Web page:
He’s also the highest profile National and the one most-chased by the Canberra press gallery for comment - which often brings mixed results or unwanted jealousies.

While some Nationals sit around the party room devising how to gain public recognition or media traction on key issues, Senator Joyce has already spent game time laying repeated ideological tackles on his team’s green, red or independent opponents.

His comments can often represent a high or clumsy tackle, and cause internal injuries, like his outspoken views on foreign investment or wheat export marketing regulations, which grate on the nerves of free-market Liberals.

But love or loathe his style of politics, Barnaby’s the one people recognise first and approach in country pubs, to shake his hand and share a beer and the one they cheer for loudest at public rallies.

Money can't buy the notoriety he’s achieved for the nation-wide National party brand in recent times and never will.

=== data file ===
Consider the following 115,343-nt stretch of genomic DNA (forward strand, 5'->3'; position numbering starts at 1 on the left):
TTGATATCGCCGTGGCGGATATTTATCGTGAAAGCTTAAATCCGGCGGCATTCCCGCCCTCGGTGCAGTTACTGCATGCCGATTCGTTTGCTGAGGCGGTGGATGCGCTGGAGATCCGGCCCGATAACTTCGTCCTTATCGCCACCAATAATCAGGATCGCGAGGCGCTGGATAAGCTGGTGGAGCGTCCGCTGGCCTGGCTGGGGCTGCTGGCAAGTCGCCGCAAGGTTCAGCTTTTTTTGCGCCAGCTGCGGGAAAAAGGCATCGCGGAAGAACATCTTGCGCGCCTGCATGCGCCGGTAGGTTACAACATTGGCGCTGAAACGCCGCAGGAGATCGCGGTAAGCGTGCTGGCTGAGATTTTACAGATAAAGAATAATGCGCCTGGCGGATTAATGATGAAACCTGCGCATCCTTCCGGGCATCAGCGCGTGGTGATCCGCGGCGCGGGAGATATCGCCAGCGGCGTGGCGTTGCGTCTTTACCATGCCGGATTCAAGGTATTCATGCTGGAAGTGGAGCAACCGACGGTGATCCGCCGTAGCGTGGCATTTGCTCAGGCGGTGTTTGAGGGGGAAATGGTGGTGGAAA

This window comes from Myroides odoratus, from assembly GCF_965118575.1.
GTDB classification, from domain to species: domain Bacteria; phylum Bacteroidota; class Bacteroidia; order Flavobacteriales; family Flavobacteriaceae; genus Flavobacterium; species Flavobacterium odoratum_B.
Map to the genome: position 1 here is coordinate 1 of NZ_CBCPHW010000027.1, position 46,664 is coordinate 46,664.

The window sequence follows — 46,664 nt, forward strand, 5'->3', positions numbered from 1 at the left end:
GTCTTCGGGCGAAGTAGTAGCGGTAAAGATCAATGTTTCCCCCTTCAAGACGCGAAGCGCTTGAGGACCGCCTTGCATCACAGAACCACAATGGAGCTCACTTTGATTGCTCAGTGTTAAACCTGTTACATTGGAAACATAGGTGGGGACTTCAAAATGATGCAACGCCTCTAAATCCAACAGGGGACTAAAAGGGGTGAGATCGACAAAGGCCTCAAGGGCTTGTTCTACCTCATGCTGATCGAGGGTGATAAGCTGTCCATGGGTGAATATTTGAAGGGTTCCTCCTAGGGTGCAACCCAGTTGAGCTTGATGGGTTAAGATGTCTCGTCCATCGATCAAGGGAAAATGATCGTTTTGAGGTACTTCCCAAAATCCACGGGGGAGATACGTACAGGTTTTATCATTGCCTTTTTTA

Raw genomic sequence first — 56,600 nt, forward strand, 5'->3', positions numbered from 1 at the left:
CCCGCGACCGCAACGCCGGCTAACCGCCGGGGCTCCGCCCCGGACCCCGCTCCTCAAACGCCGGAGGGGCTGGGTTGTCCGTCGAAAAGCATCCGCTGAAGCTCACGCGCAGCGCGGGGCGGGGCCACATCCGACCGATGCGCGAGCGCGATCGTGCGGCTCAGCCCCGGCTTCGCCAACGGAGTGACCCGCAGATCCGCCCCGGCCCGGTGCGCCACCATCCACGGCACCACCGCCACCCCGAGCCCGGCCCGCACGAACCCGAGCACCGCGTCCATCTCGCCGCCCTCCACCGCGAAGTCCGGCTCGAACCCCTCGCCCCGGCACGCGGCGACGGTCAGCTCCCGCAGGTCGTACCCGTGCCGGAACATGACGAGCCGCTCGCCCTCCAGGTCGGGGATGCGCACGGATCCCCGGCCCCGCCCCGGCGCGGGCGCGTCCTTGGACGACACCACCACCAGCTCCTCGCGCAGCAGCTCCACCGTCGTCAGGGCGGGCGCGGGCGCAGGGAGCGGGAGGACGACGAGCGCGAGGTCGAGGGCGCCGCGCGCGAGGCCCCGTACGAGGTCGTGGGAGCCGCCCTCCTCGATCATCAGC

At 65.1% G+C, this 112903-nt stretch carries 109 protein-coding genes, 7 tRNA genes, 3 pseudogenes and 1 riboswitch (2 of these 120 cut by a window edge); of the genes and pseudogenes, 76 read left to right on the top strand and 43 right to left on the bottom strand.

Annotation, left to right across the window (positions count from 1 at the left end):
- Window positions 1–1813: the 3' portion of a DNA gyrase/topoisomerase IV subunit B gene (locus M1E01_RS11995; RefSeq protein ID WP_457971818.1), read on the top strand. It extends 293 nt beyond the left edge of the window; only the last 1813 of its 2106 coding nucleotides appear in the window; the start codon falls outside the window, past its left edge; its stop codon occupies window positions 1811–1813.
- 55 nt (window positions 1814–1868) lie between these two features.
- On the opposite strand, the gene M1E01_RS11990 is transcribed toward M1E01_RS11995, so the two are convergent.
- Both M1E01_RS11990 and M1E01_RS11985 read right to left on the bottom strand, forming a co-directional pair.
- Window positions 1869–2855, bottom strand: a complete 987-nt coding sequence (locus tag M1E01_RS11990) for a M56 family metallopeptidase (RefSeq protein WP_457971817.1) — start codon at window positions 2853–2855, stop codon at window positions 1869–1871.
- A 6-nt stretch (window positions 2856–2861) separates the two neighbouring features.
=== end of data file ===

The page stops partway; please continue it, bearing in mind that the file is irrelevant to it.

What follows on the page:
Senator Joyce started out in politics representing the Nationals as a Queensland Senator, but his political views have been shaped by a mixture of life experiences in regional NSW and the current address at St George in western Queensland that he’s about to vacate.

He was born in Tamworth and raised on the family’s sheep and cattle property.

He earned a commerce degree from the University of New England in Armidale that he put to good use as a rural accountant.

Trying to relocate his office into the House of Representatives won’t change any of that past life experiences or undercut his fighting attitudes towards the bush.